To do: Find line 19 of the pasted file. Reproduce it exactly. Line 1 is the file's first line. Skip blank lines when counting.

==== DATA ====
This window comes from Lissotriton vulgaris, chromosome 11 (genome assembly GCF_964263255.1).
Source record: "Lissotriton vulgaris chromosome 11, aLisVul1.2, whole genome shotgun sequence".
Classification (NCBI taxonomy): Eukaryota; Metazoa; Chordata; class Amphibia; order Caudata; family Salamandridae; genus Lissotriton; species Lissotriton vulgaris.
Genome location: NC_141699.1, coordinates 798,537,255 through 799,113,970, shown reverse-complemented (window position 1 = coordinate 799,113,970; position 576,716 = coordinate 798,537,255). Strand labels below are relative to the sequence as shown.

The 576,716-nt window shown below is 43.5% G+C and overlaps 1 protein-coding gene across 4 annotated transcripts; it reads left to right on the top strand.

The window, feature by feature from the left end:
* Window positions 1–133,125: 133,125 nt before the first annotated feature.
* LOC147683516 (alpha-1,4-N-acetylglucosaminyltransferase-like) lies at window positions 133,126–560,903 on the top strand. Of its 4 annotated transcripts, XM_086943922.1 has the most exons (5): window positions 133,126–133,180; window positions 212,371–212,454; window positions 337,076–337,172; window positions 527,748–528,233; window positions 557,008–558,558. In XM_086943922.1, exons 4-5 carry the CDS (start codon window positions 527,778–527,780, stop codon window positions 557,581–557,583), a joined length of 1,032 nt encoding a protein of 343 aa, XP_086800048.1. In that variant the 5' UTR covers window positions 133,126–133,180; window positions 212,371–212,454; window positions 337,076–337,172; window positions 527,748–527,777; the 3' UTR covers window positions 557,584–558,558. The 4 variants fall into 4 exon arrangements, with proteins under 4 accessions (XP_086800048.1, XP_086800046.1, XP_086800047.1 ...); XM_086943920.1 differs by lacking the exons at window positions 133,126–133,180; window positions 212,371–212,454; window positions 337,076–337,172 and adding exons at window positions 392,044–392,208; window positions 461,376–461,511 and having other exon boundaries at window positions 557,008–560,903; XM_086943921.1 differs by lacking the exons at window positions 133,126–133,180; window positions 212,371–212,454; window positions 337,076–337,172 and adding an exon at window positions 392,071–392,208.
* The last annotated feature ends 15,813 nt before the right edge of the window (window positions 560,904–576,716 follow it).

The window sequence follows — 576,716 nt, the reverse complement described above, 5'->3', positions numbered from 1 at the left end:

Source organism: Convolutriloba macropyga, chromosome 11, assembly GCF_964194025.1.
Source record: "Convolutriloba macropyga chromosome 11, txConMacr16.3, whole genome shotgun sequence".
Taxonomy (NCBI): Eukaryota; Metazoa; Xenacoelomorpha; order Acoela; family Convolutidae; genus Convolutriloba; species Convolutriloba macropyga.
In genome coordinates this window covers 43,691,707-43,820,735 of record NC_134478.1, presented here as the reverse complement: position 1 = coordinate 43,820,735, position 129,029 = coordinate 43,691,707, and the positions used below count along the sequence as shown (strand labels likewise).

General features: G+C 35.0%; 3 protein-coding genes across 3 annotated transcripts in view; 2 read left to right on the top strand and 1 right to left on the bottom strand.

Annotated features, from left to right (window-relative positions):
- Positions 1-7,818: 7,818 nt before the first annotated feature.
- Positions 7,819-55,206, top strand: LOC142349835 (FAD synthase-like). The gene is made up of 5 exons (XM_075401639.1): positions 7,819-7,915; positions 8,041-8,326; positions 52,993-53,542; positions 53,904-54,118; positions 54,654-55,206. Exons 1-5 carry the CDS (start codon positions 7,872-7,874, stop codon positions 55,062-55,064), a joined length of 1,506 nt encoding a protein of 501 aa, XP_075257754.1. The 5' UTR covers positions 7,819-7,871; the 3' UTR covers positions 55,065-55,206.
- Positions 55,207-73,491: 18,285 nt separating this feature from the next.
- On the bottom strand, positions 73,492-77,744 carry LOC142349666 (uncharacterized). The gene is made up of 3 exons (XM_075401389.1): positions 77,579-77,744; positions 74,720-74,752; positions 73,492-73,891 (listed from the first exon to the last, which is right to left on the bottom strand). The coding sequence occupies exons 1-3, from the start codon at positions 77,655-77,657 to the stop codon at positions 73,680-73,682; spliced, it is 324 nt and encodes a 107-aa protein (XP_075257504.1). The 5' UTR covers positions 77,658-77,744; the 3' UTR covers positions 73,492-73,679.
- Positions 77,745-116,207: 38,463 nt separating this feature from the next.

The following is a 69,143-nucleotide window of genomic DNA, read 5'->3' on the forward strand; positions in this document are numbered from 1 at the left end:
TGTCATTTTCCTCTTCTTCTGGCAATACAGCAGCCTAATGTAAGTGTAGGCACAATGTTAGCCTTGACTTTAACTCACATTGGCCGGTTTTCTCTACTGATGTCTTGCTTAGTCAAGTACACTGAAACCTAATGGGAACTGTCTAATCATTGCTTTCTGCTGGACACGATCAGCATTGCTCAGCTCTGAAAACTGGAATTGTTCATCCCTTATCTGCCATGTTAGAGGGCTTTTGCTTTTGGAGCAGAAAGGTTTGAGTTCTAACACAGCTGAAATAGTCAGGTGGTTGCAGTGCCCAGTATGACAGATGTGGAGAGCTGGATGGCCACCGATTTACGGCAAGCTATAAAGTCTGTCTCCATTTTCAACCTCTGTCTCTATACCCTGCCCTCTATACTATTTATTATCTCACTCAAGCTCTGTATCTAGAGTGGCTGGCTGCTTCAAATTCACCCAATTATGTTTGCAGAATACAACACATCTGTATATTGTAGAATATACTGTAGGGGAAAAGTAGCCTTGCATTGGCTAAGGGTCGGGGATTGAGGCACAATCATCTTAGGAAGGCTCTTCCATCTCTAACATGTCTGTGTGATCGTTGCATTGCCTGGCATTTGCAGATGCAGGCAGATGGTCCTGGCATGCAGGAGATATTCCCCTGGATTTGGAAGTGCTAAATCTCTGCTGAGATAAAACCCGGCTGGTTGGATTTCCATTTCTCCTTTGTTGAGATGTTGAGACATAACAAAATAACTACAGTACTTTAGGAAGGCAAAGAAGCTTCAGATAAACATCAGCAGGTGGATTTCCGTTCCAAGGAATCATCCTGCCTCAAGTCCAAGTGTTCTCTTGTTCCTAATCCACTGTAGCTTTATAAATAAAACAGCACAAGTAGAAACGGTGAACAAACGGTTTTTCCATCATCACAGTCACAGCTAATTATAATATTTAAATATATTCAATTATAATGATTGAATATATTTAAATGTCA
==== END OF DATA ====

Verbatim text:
- Positions 55,207-73,491: 18,285 nt separating this feature from the next.